What do you believe in? Sex and death, but at least after death you’re not nauseous.
Woody Allen movies can probably be broken down into any number of categories. Thus far, I’m up to three: The classic romantic comedies, the dramas, and the zanies. Sleeper (1973) is a zany. It’s my least favorite category. It’s like themed high-brow stand-up comedy twinned with a low-brow sit com. That probably makes it unpalatable to most viewers.
Miles Monroe (Woody Allen) was a clarinetist and health food store owner when he was cryogenically frozen after an operation to remove a peptic ulcer went badly. Two hundred years later, he was awakened to help take down the dystopia. Miles has to run for it to meet the Underground and, after posing as her robot servant, has to take Luna (Diane Keaton) with him. After a time, they meet up with Erno (John Beck) the Underground leader. If they win, it’ll be by a nose.
I’m not a fan of zany comedy. Nor madcap, silly, or inane. Sleeper has a soundtrack on the jazz side of Benny Hill. But, as I said, it isn’t exclusively low. Most of it is classic Woody Allen dialogue. Luckily, we’re outside of New York and so people don’t have to talk like pretentious yuppies the whole time. That technique is successful pretty rarely in my experience of Woody Allen movies.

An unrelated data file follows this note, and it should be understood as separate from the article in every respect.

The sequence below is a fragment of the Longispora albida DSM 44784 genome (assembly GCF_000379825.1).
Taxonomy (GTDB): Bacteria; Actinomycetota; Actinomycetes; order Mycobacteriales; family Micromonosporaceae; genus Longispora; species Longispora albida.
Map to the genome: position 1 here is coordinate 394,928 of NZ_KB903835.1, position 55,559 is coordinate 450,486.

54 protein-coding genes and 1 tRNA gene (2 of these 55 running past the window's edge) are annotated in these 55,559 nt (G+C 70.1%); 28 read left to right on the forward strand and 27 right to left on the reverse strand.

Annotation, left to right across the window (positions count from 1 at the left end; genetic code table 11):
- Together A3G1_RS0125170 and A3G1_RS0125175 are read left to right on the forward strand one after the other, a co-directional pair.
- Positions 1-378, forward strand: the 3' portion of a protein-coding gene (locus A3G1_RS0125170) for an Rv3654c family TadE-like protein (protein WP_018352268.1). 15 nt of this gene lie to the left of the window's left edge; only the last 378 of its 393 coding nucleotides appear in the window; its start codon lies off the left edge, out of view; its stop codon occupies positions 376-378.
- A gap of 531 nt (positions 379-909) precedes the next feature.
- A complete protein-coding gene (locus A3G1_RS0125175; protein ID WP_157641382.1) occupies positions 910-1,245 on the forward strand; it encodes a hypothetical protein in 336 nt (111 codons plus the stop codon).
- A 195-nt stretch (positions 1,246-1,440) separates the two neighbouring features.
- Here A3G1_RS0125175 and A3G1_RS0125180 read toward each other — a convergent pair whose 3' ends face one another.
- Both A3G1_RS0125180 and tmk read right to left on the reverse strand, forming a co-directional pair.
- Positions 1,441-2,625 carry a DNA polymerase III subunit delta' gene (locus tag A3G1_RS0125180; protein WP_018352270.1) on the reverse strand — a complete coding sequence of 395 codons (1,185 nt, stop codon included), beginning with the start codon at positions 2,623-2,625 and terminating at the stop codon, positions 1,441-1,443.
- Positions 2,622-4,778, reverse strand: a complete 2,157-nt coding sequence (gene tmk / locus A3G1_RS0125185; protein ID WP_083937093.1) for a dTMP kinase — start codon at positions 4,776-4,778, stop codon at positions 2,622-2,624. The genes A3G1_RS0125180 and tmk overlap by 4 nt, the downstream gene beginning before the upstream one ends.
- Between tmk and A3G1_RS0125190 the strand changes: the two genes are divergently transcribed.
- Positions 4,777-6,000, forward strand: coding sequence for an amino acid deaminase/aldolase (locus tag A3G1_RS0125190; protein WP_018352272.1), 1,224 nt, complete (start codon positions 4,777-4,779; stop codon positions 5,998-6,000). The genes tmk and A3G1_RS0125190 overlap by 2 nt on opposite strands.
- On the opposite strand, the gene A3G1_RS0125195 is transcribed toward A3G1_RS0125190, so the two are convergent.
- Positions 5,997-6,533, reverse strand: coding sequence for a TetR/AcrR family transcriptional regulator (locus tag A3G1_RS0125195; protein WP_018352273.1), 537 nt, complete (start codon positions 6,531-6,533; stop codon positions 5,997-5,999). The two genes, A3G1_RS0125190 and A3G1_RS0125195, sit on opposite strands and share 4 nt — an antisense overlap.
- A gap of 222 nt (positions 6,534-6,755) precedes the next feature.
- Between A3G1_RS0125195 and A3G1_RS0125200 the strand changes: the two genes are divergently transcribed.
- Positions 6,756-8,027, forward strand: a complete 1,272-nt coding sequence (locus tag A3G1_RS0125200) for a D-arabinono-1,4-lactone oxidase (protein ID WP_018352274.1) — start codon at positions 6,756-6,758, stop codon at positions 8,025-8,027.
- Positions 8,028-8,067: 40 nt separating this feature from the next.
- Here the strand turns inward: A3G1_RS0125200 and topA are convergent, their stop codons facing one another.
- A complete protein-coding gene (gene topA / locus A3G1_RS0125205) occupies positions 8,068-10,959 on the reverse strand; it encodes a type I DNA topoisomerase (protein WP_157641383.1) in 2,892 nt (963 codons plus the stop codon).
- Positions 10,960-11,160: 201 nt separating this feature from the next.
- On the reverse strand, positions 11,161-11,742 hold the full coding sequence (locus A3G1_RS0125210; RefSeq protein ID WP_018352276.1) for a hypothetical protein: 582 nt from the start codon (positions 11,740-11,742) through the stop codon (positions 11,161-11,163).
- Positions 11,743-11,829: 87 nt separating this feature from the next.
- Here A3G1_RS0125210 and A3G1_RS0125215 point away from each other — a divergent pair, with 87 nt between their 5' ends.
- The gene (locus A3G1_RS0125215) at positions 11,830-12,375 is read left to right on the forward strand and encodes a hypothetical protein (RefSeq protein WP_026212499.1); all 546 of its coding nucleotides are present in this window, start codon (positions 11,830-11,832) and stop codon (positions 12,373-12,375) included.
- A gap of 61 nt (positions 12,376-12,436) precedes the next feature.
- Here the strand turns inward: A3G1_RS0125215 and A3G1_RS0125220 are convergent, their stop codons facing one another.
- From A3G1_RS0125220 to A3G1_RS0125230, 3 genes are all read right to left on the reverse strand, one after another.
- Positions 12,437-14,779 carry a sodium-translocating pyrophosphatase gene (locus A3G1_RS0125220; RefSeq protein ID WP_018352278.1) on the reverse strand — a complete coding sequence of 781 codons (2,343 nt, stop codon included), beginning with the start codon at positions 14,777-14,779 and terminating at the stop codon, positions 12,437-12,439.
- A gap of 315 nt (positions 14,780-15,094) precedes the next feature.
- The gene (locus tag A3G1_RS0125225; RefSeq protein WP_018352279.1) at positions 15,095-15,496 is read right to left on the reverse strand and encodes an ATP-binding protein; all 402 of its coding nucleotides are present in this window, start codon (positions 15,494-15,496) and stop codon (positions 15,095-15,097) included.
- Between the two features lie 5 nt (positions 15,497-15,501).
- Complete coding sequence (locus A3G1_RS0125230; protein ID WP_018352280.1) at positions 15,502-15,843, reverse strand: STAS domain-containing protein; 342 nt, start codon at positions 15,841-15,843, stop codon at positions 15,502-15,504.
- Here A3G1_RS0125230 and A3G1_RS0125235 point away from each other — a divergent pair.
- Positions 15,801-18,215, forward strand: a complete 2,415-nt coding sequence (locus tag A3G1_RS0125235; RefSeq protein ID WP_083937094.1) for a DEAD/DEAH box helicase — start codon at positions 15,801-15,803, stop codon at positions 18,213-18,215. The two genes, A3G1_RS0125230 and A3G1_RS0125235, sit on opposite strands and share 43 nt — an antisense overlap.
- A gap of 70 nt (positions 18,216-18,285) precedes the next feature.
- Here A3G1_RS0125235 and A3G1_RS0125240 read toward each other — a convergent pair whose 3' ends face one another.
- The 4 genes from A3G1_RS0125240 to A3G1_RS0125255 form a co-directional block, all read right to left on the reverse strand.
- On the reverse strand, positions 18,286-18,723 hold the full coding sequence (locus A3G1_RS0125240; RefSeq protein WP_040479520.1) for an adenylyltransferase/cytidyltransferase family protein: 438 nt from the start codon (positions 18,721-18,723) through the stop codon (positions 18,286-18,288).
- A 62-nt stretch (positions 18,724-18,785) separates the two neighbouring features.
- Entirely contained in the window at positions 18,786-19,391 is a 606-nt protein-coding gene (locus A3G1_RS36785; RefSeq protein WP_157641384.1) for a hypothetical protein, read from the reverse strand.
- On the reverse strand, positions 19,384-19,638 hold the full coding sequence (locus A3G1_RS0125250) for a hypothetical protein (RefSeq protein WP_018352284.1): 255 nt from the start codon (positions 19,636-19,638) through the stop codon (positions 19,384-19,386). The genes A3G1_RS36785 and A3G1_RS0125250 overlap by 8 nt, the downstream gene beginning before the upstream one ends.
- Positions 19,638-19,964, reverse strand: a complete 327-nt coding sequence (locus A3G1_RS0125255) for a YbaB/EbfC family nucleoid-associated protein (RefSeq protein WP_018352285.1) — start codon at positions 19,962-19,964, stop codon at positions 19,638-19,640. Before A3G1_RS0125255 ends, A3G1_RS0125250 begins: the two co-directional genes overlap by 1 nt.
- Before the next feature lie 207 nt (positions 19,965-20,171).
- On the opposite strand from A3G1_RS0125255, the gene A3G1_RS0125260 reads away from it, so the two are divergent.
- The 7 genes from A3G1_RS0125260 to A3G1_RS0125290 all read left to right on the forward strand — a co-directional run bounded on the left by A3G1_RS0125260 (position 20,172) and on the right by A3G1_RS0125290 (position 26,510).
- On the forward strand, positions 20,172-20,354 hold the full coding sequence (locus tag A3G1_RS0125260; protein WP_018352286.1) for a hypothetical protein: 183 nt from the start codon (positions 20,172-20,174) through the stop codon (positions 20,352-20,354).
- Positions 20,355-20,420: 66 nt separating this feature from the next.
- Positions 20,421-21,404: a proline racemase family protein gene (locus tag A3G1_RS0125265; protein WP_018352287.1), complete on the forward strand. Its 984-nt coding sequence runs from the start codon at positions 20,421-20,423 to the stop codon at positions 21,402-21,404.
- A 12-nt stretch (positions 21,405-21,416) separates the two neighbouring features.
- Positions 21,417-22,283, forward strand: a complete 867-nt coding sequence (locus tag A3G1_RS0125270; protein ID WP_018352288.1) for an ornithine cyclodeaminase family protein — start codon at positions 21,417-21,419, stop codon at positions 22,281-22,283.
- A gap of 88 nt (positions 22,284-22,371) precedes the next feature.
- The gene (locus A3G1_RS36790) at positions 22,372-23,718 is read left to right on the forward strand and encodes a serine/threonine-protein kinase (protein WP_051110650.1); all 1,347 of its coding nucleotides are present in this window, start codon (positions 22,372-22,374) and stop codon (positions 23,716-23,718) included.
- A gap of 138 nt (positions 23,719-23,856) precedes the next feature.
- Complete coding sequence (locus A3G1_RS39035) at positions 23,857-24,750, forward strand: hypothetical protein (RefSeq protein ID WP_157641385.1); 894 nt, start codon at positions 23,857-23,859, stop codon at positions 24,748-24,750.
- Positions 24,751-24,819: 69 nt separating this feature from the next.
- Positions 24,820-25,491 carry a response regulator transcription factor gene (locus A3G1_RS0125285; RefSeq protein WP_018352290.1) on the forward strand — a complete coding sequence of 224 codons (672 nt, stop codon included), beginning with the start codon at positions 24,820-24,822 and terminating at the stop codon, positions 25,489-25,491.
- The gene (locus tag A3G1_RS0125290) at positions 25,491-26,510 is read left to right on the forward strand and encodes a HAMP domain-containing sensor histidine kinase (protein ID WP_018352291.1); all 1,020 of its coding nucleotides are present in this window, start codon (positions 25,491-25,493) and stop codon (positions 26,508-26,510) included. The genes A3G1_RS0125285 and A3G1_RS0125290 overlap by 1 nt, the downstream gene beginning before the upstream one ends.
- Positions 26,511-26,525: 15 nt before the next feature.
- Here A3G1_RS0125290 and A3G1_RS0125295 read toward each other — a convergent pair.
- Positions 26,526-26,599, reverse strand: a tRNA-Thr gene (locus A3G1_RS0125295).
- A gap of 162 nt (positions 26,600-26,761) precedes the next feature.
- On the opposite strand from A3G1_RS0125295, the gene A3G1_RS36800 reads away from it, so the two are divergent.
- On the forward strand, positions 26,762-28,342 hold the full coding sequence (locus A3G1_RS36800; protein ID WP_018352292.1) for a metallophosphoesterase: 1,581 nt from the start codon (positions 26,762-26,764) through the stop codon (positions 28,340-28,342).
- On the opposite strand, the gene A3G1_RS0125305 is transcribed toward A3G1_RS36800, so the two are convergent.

Still, there are times where Allen is lolling his eyes around like a four year old playing drunk. That’s pretty poor. That level of acting is only good for people with structural, almost German, senses of humor–“Oh, he is drunk with narcotics. That is funny. I laugh now.” Sleeper isn’t that bad that often, but it does happen.
This movie and its direction is exclusively 70’s in nature. Fast zooms, wacky costumes, would-be good-looking heroes with ABBA hair and beard. There’s a bit that was quite funny–might as well use futurism while you’ve got it–where they want artifacts and video footage explained and annotated. The structure is (1) artifact/footage, (2) future guys gets it right, then (3) Miles puts him wrong (commentary on culture/politics). I would have preferred (1) artifact/footage, (2) future guy gets it wildly wrong (commentary on culture/politics), then (3) Miles plays the straight man and puts them right or just reacts. That would objectify the commentary and make the joke work better, I think.
I guess, really, I didn’t much like the movie. It has its charms and it isn’t like I feel I’ve lost two hours I’ll never get back–nowhere near that. Still, Sleeper is worth owning only if you intend to entertain guests with a Woody Allen marathon. You always need one or two that everyone can chat or nap through.